Format

Send to

Choose Destination
Brain Res Bull. 2014 Oct;109:22-31. doi: 10.1016/j.brainresbull.2014.09.004. Epub 2014 Sep 20.

Estrogen receptor agonists for attenuation of neuroinflammation and neurodegeneration.

Author information

1
University of South Carolina School of Medicine, Department of Pathology, Microbiology, and Immunology, Columbia, SC 29209, USA.
2
Department of Microbiology and Immunology, Hollings Cancer Center, Medical University of South Carolina, Charleston, SC 29425, USA.
3
Department of Neurosurgery and Neurology, Medical University of South Carolina, Charleston, SC 29425, USA.
4
University of South Carolina School of Medicine, Department of Pathology, Microbiology, and Immunology, Columbia, SC 29209, USA. Electronic address: swapan.ray@uscmed.sc.edu.

Abstract

Recent results from laboratory investigations and clinical trials indicate important roles for estrogen receptor (ER) agonists in protecting the central nervous system (CNS) from noxious consequences of neuroinflammation and neurodegeneration. Neurodegenerative processes in several CNS disorders including spinal cord injury (SCI), multiple sclerosis (MS), Parkinson's disease (PD), and Alzheimer's disease (AD) are associated with activation of microglia and astrocytes, which drive the resident neuroinflammatory response. During neurodegenerative processes, activated microglia and astrocytes cause deleterious effects on surrounding neurons. The inhibitory activity of ER agonists on microglia activation might be a beneficial therapeutic option for delaying the onset or progression of neurodegenerative injuries and diseases. Recent studies suggest that ER agonists can provide neuroprotection by modulation of cell survival mechanisms, synaptic reorganization, regenerative responses to axonal injury, and neurogenesis process. The anti-inflammatory and neuroprotective actions of ER agonists are mediated mainly via two ERs known as ERα and ERβ. Although some studies have suggested that ER agonists may be deleterious to some neuronal populations, the potential clinical benefits of ER agonists for augmenting cognitive function may triumph over the associated side effects. Also, understanding the modulatory activities of ER agonists on inflammatory pathways will possibly lead to the development of selective anti-inflammatory molecules with neuroprotective roles in different CNS disorders such as SCI, MS, PD, and AD in humans. Future studies should be concentrated on finding the most plausible molecular pathways for enhancing protective functions of ER agonists in treating neuroinflammatory and neurodegenerative injuries and diseases in the CNS.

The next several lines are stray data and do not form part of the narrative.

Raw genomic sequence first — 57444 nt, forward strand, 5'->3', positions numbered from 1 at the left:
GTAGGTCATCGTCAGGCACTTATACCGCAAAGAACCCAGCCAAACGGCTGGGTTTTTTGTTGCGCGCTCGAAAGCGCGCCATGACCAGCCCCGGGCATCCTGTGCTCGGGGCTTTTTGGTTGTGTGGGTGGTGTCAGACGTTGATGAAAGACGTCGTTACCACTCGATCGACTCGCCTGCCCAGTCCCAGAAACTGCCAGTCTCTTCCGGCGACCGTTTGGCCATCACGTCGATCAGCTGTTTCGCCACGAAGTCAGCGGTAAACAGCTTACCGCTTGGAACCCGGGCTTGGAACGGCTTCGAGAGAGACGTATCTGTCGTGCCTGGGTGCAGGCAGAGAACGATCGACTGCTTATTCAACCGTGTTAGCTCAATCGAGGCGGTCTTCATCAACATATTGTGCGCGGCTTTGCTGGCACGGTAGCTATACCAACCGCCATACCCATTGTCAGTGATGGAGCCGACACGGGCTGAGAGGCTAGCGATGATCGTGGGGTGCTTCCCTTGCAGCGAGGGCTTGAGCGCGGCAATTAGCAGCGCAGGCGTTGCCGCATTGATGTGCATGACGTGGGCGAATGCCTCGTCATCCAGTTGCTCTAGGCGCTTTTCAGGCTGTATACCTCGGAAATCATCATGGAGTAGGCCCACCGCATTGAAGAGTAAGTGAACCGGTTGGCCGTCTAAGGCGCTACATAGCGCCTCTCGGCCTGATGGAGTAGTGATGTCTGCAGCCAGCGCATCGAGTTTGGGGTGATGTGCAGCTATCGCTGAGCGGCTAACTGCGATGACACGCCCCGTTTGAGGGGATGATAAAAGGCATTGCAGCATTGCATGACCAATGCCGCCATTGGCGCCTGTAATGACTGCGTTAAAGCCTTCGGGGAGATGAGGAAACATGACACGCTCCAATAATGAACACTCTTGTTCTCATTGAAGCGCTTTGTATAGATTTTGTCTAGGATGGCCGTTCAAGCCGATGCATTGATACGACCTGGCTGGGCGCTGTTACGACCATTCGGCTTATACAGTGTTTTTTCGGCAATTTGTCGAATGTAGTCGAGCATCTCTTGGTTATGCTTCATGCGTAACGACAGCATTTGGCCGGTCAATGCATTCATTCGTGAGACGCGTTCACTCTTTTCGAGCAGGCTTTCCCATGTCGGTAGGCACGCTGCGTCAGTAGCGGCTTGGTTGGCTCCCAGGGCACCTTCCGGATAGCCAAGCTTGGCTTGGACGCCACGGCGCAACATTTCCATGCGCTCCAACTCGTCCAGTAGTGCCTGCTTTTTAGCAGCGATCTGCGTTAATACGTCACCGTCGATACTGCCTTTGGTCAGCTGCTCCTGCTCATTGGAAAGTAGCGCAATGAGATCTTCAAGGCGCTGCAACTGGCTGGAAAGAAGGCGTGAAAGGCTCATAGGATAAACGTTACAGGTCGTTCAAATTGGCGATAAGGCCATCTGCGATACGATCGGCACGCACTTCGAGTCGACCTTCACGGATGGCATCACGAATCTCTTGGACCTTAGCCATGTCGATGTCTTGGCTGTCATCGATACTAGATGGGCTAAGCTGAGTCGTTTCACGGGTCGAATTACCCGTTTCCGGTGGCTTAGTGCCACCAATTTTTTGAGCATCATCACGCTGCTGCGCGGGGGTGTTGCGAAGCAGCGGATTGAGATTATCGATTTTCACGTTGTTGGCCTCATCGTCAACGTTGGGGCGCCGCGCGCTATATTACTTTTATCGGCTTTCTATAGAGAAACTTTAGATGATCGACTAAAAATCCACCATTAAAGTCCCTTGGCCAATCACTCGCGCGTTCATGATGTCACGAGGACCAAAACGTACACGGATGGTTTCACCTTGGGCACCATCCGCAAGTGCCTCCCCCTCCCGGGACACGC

KEYWORDS:

Estrogen receptor agonists; Inflammation; Neurodisorders; Neuroprotection

[Indexed for MEDLINE]
Free PMC Article

Supplemental Content

Full text links

Icon for Elsevier Science Icon for PubMed Central
Loading ...
Support Center